One of these universes was created in the mid 1960s, on Blue Note records, through such classic albums as Out To Lunch, Destination Out and Point of Departure. The key features of this universe were a hard-driving, hard-bop style of swing, an exploration of non-standard forms of writing jazz tunes and harmony, a dose of free improvisation and an urgent, searching expression, full of questions without answers. A common thread was the cool, clean vibes of Bobby Hutcherson. Once that universe was created, it was left fairly moribund until the past decade, when a new generation of musicians, like Steve Lehman, set out to chart its features and possibilities. To that crew, add Aram Shelton, and this great, intriguing and unsettling disc.

By unsettling I mean this is jazz dedicated to what might be, rather than what is. Melodic lines, improvisational phrases, rhythmic patterns, these don’t necessarily resolve into neatly rearranged even lengths or consonant harmonic cadences. There is a seamless balance between notation and improvisation, and equal care and thought put into each. This band has an exciting exactitude to its sound; the lapidary coolness of excellent vibraphonist Jason Adasiewicz, Jason Roebke’s rolling bass patterns and the remarkable precision and drive of drummer Tim Daisy, sounding like a cross between the young Tony Williams (heard on many of those Blue Notes) and Joey Baron. Shelton has a big, slightly keening, slightly mournful sound. There are no standout tracks because everything is so good. Each time I try and pick an exemplary one, some other steals that attention. This is a disc full of ideas about the past and future of jazz, anchored by powerful emotional expression and wrapped in a brilliant surface. Whenever I put it on, it seems like the greatest thing I’ve heard.

 BANN: As You Like

What makes this so good? It’s a superb group playing at a state of the art level. More extensive review in this previous post. Read the whole thing for a review of another disc on this Top 10 list, Chris Parrello’s self-titled debut with his band, Things I Wonder. It’s got a few flaws, but the more I listen to it, the more the flaws sound integral to the music’s ambition, and to Parrello’s organic conception. I never imagined a band that could sound like it was forming itself, on the fly, out of a stew of jazz, fusion, prog-rock and punk. The Bad Plus cracked open this door, Parrello lopes through it, without any self-consciousness about making a statement. The Bad Plus comes to mind for the next release on this list:






Endangered Blood

I am familiar with the member of this band, reed players Chris Speed and Oscar Noriega, and the all-star rhythm section of Trevor Dunn and Jim Black. This is a muscular and deceptively subtle ensemble. You’d expect some thrash and a heavy rock feel with Dunn and Black, and there is some of that, but it serves as the seasoning in what is in many ways a straight-forward contemporary jazz group.

But what a group! The lack of an instrument to play chords seems to direct them towards the hard-earned values of constant interplay, counterpoint and support, in a style that comes, vaguely, out of Ornette Coleman’s concept. The sound is modern, the vocabulary is at times wonderfully archaic, like a musical cognate of the baroque, beautiful vulgarity of the dialogue from “Deadwood.” There’s an excellent examination of “Epistrophy,” the rest is original pieces from Speed, like the tender and haunting “K,” and the charmingly tipsy trad-style march, “Iris.”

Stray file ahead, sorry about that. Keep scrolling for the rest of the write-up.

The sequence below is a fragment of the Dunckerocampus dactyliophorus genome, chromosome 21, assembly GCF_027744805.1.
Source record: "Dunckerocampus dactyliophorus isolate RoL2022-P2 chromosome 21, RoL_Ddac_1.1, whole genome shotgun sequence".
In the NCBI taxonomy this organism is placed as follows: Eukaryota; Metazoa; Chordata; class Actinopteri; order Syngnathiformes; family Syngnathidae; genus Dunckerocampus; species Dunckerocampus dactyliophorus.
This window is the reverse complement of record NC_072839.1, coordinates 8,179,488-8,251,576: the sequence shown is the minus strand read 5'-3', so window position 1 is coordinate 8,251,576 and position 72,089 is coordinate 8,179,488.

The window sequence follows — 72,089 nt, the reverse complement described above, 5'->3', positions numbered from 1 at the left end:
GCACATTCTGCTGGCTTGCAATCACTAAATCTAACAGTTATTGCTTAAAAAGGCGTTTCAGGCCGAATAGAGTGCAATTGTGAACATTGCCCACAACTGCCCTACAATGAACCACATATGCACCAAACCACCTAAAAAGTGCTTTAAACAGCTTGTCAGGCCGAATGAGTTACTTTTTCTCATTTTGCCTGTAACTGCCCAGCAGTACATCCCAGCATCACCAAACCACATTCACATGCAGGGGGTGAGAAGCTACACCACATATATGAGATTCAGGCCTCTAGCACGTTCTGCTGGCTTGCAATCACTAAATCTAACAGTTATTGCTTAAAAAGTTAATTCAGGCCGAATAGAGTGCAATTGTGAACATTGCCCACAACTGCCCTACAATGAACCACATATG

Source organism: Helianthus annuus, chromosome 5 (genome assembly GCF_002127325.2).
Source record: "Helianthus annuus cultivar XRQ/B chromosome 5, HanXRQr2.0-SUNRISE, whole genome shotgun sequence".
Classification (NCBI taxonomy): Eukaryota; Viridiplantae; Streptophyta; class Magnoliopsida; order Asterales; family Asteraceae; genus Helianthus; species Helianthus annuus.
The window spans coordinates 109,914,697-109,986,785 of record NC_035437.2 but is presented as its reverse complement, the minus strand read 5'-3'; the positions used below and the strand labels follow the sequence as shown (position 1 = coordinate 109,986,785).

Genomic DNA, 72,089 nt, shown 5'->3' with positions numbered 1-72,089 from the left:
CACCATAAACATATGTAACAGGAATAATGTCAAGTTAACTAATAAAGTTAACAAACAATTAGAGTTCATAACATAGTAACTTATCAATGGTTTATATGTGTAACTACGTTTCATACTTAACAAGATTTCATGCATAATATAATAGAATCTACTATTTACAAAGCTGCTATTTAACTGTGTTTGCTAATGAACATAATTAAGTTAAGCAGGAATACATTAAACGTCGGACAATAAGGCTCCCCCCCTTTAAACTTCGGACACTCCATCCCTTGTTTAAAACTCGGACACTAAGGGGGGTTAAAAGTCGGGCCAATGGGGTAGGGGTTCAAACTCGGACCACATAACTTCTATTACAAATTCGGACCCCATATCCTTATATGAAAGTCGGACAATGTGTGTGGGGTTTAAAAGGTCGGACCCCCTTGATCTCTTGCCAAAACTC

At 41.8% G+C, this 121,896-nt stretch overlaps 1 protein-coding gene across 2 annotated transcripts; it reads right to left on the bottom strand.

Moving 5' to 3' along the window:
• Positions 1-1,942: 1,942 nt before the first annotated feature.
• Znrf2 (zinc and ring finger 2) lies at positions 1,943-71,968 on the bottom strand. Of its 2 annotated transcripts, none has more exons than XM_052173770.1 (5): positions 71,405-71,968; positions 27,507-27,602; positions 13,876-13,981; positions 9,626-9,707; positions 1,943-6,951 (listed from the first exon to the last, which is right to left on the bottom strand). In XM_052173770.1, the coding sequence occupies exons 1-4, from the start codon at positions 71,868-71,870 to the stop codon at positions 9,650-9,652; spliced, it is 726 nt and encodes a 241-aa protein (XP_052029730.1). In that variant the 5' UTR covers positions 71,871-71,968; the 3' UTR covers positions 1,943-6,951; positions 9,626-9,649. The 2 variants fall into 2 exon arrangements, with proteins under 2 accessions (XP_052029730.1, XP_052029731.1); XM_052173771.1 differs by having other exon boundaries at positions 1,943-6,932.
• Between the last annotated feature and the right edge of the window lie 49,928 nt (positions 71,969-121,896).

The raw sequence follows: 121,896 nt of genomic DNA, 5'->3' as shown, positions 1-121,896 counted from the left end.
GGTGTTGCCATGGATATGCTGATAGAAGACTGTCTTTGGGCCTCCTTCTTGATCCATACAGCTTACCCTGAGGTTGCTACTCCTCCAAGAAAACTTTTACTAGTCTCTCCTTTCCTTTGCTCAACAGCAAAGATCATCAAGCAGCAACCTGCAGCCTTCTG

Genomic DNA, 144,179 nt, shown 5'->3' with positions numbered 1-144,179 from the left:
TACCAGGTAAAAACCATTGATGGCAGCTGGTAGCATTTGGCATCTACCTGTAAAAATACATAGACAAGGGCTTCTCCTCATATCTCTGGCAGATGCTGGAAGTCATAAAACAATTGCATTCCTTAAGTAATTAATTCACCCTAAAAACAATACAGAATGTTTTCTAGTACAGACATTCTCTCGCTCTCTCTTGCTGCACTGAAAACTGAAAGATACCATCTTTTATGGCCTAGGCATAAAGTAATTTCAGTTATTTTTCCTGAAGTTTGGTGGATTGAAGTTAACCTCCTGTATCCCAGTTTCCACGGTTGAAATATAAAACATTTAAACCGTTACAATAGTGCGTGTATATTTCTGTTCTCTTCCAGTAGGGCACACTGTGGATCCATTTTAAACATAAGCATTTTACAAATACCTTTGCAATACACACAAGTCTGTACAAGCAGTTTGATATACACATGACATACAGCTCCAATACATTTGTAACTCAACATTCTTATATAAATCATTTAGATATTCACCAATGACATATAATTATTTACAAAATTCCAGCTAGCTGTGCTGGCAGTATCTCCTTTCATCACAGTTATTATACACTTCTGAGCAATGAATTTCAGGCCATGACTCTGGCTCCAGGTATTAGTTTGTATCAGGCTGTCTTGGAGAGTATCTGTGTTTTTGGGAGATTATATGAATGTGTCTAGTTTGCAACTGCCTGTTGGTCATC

It’s worth noting the sheer sound of this disc, which is upfront, natural and pleasingly rough. Part of that is Speed’s raspy tenor, but the engineering and production are excellent and unique. On a good system, it sounds like the musicians are right there in the room. And the band, along with it’s obvious might, is also relaxed, focused, witty and very humane.

Catch this band at University of the Streets, Wednesday, August 10 at 10pm.

 Honey Ear Trio: Steampunk Serenade

To my ears, Ethan Iverson’s group has not totally followed through on what they promised with their big label debut, These Are The Vistas (now almost ten years old). They proved that a group could play exceptional modern jazz with the stance and immediate excitement of a rock band, and have been doing that same thing, with varying quality, ever since. That idea is a beginning, not an end, and the Honey Ear Trio has picked it up and run with it.

The do play with a rock group’s immediate sonic and physical appeal, and do much more. While steampunk in music is pretty hard to identify, much less describe, this band gets close to it. The music reaches back into pre-jazz New Orleans marches and extends into Minute Men territory, and frequently casts the shadow of a classic power trio, with drummer Allison Miller the guiding force, bassist Rene Hart adding some screaming leads, and Erik Lawrence the front man on saxophones. These cats can really play, the musicianship is exceptional. Although they do only one standard, a rich “Over The Rainbow,” the music is full of history; with touches of Monk, moments that remind me of Steve Lacy’s great trio disc The Window, and always a persistent and most welcome flavor of the multijazzverse bequeathed by the partnership of David Murray and Butch Morris: a powerful sound that sits at the apex of the pyramid of history, and witty, pithy tunefulness, full of surprise and satisfaction.

There’s a great storehouse of musical material that the group accesses and stitches together, so the disc is full of both variety and focus. The thirteen generous tracks sound very different from each other and all of a whole. That this is a cooperative group with such a distinctive sound is even more impressive. The musicians are all new to me, and I will express my shame in that ignorance because their playing and thinking are so damn good.